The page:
Palau High School gearing up for re-opening of school classrooms on Monday, February 14.

Public schools (both elementary and high schools) are ready to receive students on Monday and resume in-classroom instruction, said Minister Dale Jenkins of the Ministry of Education yesterday. 

“Each school has protocols to ensure a safe place,” stated Jenkins. The protocols vary depending on each school based on differences such as size and location.

“We have extra classrooms not being used and so we have arranged them to be used, to spread students out so that there’s enough space between the students as well as good ventilation,” said Palau High School Principal Smyth Rdang.

In front of every school building where there are classrooms, there are handwashing stations donated by the Japan Government.

“Every classroom has sanitizers, alcohol wipes, and teachers will disinfect the class after each class period,” added Rdang. The seats are set 3 feet apart; both students and teachers are required to wear masks.

“For lunch, we’ve asked students who want take-outs to bring Tupperware containers from home. They can get their food and come outside and eat in the summer houses or other areas outside to minimize congestion in the cafeteria,” explained Principal Rdang regarding the other safety protocol in place.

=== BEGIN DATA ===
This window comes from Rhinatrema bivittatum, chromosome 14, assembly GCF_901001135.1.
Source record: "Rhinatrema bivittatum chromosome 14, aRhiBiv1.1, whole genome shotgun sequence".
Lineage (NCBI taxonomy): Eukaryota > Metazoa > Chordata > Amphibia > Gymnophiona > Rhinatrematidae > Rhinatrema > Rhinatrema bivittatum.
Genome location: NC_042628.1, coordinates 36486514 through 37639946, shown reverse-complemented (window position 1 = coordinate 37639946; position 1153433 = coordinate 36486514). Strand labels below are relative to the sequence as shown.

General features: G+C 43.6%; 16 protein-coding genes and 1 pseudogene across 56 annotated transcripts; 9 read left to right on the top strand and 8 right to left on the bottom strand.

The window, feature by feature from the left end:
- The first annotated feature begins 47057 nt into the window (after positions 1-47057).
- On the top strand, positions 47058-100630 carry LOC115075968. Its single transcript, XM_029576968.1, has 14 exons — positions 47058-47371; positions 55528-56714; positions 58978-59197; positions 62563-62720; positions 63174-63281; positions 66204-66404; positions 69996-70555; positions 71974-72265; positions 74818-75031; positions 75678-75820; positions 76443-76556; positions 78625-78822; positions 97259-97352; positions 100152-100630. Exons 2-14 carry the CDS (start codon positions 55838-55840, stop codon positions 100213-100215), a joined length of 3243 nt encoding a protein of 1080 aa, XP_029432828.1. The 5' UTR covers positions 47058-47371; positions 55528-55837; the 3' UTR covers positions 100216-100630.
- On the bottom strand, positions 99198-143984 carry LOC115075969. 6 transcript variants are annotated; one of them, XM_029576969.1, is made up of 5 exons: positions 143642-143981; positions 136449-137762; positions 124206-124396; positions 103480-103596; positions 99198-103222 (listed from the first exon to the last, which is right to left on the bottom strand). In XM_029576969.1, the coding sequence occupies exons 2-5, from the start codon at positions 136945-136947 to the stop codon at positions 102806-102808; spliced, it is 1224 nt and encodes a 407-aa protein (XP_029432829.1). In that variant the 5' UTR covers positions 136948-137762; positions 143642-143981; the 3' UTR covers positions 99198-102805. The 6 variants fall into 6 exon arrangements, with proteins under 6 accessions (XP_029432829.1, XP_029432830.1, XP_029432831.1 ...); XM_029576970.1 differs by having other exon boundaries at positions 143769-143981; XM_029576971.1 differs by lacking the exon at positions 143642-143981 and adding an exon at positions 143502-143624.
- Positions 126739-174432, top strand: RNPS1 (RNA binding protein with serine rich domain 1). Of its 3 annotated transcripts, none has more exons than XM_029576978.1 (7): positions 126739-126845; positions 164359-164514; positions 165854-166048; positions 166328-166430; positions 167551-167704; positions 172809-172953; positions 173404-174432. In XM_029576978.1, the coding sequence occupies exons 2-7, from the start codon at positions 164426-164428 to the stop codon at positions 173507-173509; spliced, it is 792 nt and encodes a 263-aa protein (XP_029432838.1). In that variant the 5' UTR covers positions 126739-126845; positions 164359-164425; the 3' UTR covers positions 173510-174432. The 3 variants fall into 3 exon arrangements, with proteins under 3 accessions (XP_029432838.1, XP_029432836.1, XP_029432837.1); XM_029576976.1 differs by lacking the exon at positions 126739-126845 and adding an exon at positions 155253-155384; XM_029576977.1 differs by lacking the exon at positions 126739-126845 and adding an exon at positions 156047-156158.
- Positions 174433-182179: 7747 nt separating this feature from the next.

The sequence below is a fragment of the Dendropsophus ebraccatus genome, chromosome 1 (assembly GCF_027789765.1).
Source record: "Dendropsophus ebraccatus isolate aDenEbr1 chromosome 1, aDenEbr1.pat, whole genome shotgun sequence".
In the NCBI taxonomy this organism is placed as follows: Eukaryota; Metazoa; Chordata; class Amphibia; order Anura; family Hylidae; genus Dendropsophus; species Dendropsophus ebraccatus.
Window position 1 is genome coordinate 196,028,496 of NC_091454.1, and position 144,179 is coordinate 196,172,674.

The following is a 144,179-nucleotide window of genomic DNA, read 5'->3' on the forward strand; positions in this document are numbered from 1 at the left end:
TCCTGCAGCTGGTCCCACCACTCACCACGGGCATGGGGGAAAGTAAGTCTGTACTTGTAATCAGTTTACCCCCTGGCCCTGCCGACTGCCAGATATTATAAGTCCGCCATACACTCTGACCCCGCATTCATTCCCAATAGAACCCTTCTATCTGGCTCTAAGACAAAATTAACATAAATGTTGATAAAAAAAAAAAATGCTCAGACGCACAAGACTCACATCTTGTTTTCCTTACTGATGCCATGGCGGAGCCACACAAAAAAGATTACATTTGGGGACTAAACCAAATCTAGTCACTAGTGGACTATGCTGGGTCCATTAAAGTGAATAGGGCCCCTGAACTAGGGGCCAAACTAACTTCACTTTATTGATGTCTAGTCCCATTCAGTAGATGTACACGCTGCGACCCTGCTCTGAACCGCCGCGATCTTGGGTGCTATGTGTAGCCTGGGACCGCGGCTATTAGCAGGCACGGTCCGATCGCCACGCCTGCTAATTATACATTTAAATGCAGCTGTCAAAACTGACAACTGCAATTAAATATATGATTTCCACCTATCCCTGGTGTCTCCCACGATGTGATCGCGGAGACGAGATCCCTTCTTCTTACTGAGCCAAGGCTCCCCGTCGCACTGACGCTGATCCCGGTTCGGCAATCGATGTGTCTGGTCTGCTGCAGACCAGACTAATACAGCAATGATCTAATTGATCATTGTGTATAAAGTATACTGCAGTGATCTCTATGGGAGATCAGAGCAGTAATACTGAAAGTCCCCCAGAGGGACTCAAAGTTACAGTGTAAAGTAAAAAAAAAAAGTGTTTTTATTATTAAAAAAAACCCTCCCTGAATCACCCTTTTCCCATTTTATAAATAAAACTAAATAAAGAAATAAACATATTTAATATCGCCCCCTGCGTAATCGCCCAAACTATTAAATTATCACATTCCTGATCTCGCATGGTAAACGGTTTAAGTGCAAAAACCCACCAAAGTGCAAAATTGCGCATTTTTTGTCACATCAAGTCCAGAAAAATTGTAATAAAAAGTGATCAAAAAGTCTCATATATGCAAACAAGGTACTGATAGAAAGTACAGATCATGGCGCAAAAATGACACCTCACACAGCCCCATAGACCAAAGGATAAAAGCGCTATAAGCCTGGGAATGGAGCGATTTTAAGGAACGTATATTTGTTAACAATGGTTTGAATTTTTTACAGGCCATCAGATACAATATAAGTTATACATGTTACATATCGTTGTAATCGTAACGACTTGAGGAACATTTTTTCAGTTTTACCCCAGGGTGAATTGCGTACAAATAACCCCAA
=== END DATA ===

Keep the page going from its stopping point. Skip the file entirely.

A notice from Ibobang Elementary School said that there will be no bussing of students and that parents will drop and pick up their kids.

Koror Elementary School’s cafeteria can sit all 86 students at 3 feet apart but the note of the new procedures explains that there will be staggered lunch schedules, monitoring by the teachers, and no grouping activities.

“We hear and understand people’s concerns and that is why we sent out a notice earlier and [have] been working to address those concerns,” said Minister Jenkins. 

“The bottom line is the students have missed enough time. Kids learning is very important. As good as online classes are, classroom in-person instruction is the best,” added Jenkins about the need to re-open classroom instruction. 

He added that some student online work will continue supplementing regular school instruction:  “Except for Peleliu and Kayangel–high school online classes will continue for these two states.”

Meanwhile, resistance to re-opening schools continues, with an anonymous person having started an online petition calling for schools to remain closed, saying that Palau is still seeing a high number of positive cases and that re-opening schools would impact unvaccinated students and senior citizens that may have contact with students.

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